The conditions women face have a knock-on effect on the children they care for. Irritability is a notable effect of heat stress, especially for those who are sleep-deprived. Caregivers may also be less inclined to prepare nutritious meals for children when it means adding the heat from stoves to already sweltering indoor temperatures.

Because heatwaves tend disproportionately to affect people living in poverty, there may be little political activity around responding to urban heatwaves. As conditions become more punishing, local governments and communities must find ways to manage extreme heat using top-down and bottom-up strategies. The right steps can help protect the most vulnerable.

How can cities manage heat better?

The technical note, Protecting Children from Heat Stress by UNICEF, has several actionable ideas for addressing heatwaves, including the following suggestions:

  1. Promote and enact national and local multisectoral heat response plans. Bring together national and local sectoral agencies, including health, education, social services and urban development, to develop and implement local heat action plans. Fund and create new roles for heat officers, use innovative techniques to identify hot spots and at-risk communities and implement early warning heat alert systems. Caregivers should be consulted on what they most need in order to cope better.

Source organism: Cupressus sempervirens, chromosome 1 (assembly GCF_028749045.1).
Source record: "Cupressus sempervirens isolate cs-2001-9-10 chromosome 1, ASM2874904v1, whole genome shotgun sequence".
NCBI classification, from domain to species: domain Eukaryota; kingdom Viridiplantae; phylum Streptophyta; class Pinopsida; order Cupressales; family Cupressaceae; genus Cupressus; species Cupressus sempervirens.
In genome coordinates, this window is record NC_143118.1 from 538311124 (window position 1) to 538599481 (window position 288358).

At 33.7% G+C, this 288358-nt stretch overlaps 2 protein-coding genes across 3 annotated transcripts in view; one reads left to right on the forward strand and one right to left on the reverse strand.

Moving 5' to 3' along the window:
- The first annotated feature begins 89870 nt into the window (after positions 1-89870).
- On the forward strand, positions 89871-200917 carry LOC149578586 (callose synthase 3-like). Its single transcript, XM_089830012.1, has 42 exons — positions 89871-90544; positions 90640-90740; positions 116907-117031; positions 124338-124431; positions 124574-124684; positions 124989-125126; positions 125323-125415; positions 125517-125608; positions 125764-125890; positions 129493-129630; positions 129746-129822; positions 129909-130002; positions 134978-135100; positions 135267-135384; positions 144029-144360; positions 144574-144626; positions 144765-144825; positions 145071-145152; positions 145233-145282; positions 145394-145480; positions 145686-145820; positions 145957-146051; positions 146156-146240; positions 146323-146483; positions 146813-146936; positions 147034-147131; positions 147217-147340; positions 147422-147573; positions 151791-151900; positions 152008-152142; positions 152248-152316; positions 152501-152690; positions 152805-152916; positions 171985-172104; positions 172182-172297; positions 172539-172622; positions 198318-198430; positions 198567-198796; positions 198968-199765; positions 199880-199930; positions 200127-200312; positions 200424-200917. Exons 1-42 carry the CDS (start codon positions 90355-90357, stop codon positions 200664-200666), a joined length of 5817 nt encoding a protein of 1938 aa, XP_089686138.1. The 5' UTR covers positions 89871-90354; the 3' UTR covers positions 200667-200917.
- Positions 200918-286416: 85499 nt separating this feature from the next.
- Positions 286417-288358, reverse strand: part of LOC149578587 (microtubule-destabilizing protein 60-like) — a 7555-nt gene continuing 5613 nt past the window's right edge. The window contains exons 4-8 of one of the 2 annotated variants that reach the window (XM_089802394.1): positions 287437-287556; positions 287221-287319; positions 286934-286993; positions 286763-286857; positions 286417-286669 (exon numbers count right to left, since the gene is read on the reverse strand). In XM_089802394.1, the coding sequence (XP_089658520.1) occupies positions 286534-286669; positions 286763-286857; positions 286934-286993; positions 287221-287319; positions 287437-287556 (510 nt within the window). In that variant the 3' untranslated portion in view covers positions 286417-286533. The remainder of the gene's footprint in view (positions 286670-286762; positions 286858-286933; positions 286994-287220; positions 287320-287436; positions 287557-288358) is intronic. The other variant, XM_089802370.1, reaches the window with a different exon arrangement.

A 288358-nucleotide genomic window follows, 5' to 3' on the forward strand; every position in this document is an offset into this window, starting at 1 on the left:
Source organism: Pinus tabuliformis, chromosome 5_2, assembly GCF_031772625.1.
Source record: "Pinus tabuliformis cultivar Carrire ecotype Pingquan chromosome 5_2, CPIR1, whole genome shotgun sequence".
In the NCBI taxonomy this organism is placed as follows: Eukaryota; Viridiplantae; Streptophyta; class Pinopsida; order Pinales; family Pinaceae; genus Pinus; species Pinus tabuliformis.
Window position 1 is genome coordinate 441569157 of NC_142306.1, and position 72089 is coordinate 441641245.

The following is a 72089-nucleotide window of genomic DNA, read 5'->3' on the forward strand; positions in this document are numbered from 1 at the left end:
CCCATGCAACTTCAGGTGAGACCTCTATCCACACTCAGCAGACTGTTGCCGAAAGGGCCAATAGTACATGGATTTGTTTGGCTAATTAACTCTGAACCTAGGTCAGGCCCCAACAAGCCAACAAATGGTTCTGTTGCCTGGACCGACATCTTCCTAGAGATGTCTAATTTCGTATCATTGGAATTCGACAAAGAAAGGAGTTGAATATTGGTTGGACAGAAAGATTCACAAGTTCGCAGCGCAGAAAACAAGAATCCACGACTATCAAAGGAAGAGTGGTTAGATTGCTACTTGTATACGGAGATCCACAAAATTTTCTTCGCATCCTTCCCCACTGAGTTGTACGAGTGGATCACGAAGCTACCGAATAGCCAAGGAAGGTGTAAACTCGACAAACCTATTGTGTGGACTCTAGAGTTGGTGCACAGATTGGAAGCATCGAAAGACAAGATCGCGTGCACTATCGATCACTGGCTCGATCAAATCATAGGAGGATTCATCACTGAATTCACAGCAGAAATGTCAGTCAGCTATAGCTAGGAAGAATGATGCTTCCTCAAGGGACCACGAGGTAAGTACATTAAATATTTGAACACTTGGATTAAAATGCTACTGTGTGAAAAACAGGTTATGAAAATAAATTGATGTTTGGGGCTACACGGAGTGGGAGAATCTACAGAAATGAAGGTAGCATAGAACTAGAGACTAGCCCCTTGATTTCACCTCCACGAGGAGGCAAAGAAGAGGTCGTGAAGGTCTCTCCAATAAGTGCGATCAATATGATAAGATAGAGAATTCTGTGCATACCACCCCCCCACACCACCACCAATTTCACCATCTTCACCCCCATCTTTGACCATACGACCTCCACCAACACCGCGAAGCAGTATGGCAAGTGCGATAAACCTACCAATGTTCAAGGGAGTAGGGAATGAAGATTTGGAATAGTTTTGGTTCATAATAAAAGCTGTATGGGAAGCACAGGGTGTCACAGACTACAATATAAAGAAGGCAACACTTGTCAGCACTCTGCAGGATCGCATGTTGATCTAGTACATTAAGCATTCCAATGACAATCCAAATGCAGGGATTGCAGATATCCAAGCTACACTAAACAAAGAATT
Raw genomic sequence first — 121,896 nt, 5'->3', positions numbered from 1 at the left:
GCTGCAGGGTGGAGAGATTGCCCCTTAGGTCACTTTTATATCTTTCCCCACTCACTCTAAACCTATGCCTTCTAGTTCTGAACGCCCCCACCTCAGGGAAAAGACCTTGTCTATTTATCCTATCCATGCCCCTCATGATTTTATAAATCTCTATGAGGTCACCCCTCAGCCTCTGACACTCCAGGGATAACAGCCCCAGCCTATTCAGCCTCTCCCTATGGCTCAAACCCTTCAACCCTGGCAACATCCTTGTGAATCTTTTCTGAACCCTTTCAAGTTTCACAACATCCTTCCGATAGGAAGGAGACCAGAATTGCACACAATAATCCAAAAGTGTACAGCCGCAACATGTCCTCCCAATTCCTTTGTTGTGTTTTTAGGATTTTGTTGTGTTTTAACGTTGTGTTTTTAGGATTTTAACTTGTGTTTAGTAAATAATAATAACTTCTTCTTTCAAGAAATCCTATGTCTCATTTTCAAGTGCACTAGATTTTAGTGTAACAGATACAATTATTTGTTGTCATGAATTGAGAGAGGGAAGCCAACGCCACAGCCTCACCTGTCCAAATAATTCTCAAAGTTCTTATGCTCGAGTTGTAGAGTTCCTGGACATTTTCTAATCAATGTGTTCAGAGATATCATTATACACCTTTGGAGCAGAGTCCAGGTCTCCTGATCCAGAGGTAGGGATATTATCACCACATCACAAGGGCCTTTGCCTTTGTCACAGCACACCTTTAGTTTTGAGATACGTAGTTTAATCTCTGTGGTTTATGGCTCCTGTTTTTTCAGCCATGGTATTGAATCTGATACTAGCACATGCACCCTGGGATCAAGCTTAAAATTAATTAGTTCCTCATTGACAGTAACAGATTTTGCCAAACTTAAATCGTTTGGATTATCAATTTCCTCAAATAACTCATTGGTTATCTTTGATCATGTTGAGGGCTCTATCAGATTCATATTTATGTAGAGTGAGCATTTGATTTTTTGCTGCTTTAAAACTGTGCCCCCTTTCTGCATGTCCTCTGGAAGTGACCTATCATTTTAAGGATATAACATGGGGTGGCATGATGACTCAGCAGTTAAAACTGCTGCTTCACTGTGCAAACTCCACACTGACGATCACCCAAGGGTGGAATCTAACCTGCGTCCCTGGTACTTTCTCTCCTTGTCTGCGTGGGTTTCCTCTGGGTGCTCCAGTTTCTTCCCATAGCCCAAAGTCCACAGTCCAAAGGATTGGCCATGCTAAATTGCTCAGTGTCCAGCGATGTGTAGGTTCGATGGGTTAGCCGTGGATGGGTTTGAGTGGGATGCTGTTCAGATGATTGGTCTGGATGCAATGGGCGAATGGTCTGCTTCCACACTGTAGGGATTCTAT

2. Adapt built environments for the long term. Ensure schools, early childhood centres and healthcare facilities are built with cool building technologies. Require developers to include indoor and outdoor heat-reducing infrastructure like cool roofs and green and blue spaces in residential and commercial development. Seed green canopies, particularly near schools, elderly facilities and low-income neighbourhoods. Make resources available to community groups in unplanned settlements to use the same approaches. Shaded spaces can reduce ambient temperatures by 11–25°C.[ix] Plan and drive equitable tree planting campaigns to reduce heat stress for low-income communities.
  3. Plan and implement a risk communication campaign. Take a ‘whole-of-society’ approach to raising awareness about heat stress and its impacts and provide people with the information and resources they need to protect themselves using effective communication and social and behaviour change strategies.
  4. Equip schools, early childhood centres, public spaces and primary health care facilities to deal with heat. Especially in low-income neighbourhoods, ensure places frequented by children are equipped to respond to heat protocols, and have water sprinklers, drinking water stations, tents, oral rehydrating solutions and fans. Outdoor time should be shifted to hours when the heat is lower, and hydration breaks should be scheduled every 30 minutes in schools.